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Canelo Alvarez facing do-or-die moment in Golovkin fight

Photo by Tom Hogan - Hoganphotos/Golden Boy Promotions
13
Sep

No matter how Canelo Alvarez tries to downplay it, Saturday’s showdown at the T-Mobile Arena in Las Vegas with Gennady Golovkin is the most important fight of his boxing career.

“I’ve been in big fights before,” Alvarez (49-1-1, 34 knockouts) said during the grand arrivals on Tuesday. “Obviously this is very important and I’ve prepared like I’ve never prepared to look for the knockout. I’m prepared to answer a lot of questions on Saturday night.”

Although he is correct that he has been in big fights, there is a weight on this particular fight unlike any other. This isn’t Floyd Mayweather and it won’t be considered a “learning experience” if he doesn’t have his hand raised in victory. And considering the time it took for this fight to come together, the burden to be victorious has become greater than ever before.

Simply put, Canelo Alvarez cannot afford to lose to Gennady Golovkin.

Every fighter will tell you that their next fight is the most important. That’s what they are supposed to do in order to not pile on the pressure that already comes with the fight. That’s the media’s job.

“Every fight I risk everything,” Canelo said when asked if this was a do-or-die situation. But this is unlike any other fight.

Of course, there was Mayweather. But nobody really expected him to win considering that he was relatively inexperienced against elite competition. That loss was forgivable. But it taught Canelo everything that he needed to know about the business of boxing. And, in this case, the business of becoming boxing’s next superstar. Canelo would proceed to win his next seven fights with Golden Boy deploying a very specific strategy that balanced recognizable names with solid (but not overly dangerous) competition.

He outskilled James Kirkland and Liam Smith, outsized Miguel Cotto and Amir Khan, gutted it out against Erislandy Lara and bookended those fights with a pair of national-pride bouts against Alfredo Angulo and Julio Cesar Chavez Jr. where he entrenched himself as the Mexican superstar who is worthy of carrying his country on his broad shoulders.

The fight with the unbeaten Golovkin (37-0, 33 KOs) was looming, and although he desperately wanted to silence the critics, Oscar De La Hoya had a plan that his red-headed fighter needed to adhere to. Yes, his machismo would be called into question as Golovkin dispatched of opponent after opponent, but Canelo needed to mature as a fighter against a series of opponents that gave him different looks.

Say what you want about the idea that De La Hoya waited for Golovkin to age and show cracks in his armor, but this was as much about building Canelo for this moment as it was waiting for GGG to slow down. But the risk only has a payoff if there is a pot of gold at the end of the rainbow.

The past few years have been full of fight fans labeling Canelo as “scared” to face Golovkin. And the pressure to make the fight surely was a factor in finalizing the date because there was nobody left for Canelo that would satisfy fight fans. This wasn’t as painstakingly long as Mayweather-Pacquiao but it certainly struck a nerve with fans as each fight went by with nothing more than a tease.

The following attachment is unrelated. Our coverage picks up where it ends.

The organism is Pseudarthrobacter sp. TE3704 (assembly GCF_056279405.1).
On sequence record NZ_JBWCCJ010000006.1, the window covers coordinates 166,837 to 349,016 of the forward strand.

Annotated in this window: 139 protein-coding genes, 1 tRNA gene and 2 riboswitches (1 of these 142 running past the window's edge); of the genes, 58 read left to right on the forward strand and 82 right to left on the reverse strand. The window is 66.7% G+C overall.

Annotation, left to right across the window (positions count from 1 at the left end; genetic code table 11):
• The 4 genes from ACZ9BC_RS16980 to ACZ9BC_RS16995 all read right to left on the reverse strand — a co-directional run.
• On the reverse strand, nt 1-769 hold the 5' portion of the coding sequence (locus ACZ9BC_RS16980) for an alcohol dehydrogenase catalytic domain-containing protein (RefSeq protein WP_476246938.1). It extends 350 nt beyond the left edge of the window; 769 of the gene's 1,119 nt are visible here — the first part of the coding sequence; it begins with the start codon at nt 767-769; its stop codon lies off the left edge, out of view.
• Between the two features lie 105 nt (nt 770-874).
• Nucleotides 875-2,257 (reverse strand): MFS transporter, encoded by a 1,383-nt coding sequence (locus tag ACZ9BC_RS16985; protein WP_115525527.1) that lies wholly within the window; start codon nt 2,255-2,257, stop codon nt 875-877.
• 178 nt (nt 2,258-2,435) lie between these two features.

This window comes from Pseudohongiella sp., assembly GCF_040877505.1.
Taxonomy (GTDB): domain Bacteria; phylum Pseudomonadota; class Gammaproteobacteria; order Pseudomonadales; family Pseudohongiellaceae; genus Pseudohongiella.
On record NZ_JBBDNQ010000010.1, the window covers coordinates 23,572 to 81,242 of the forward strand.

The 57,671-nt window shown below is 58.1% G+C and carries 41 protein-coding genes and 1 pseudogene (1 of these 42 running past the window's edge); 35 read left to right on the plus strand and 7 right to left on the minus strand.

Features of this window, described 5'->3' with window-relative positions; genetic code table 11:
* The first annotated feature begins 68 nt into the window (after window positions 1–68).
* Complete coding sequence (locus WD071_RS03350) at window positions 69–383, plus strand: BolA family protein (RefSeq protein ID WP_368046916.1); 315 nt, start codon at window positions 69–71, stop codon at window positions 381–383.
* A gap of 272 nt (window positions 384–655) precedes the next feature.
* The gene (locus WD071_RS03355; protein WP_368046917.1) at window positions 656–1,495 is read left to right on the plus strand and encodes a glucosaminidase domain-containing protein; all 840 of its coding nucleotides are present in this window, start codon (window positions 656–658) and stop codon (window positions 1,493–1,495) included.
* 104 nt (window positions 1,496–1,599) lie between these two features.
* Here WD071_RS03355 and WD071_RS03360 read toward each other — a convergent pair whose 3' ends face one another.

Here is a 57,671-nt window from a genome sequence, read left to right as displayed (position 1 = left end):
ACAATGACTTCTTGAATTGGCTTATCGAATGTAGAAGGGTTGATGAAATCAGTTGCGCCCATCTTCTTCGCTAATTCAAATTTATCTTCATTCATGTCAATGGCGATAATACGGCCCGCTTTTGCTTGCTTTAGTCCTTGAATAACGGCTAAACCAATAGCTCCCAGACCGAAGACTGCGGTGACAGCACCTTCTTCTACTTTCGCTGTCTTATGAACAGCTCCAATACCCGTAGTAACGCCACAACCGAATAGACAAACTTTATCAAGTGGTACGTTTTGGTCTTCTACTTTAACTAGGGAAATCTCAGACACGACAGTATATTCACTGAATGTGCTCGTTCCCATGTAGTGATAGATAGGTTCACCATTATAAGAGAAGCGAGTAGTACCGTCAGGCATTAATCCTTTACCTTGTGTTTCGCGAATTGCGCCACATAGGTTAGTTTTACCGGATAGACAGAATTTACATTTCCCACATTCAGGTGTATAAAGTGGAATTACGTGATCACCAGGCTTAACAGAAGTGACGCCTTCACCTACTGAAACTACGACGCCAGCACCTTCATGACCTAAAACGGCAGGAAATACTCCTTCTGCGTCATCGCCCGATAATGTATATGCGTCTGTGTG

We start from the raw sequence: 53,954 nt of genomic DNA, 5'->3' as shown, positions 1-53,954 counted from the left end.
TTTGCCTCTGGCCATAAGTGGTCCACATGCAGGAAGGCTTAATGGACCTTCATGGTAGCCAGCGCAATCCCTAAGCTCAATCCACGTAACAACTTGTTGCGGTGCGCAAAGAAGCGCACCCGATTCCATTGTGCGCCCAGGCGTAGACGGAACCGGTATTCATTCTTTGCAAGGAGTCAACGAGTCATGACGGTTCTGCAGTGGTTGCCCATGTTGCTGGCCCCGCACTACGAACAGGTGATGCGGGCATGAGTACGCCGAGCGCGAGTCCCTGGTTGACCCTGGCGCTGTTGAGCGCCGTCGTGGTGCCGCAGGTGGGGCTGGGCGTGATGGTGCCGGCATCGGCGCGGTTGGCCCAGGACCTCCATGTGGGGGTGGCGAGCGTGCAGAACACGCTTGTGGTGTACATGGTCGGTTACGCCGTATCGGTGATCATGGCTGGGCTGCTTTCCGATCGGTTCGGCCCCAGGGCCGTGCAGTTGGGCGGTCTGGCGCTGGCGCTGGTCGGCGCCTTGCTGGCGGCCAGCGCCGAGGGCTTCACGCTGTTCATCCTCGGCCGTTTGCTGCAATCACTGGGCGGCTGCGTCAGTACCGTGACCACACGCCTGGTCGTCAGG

But, we’re here now.

“I can assure you that I will do my part and I will do my best to give you all a beautiful fight,” Canelo said. “The most important thing for me is victory. I always prepare myself to give the best. I want this for my people, my team, for my country. And that’s what I’m going to do this Saturday. I’m going to go in there and win the fight. I prepared myself for the knockout. Look, anything can happen in this fight. But that’s what I’ve prepared for — to knock him out.”

Oscar De La Hoya told RingTV.com that the winner of this fight should undoubtedly be considered the top pound-for-pound fighter in the world. While he may be right, what they are really fighting for is the right to become the sport’s biggest star. And there is more pressure on Canelo than there is on GGG. Not to say that Golovkin can afford to lose, but he’s on the back end of his career and doesn’t have many years left. With Canelo being only 27, he has the potential to carry the sport for many years. And with that comes the possibility of being the sport’s biggest money fighter for many years. That also is accompanied by the responsibility of carrying the sport into the mainstream.

Everything goes up in smoke if Canelo loses to GGG in devastating fashion. Granted, losing a close fight wouldn’t completely ruin that opportunity. But being stopped by a fighter that many said he was scared to challenge would deal a mighty blow to his future.

For the hardcore boxing fan, a loss is forgivable. But casual fans are the ones who decide the difference between a blockbuster film or one that is critically acclaimed but a box office failure. In order for them to keep spending money, that fighter needs to win and possess qualities that are appealing to the masses. And losing a fight is simply not appealing to the casual fan.

It’s an unfortunate reality that is the difference between stars and superstars. With Floyd Mayweather gone, Canelo can become the sport’s next superstar.

This is do or die. This is the most important fight of his boxing career. Everything is on the line.

Canelo said that all of the questions will be answered on Saturday night. But the most important one is whether or not Saul “Canelo” Alvarez will be the one to carry boxing into the new era.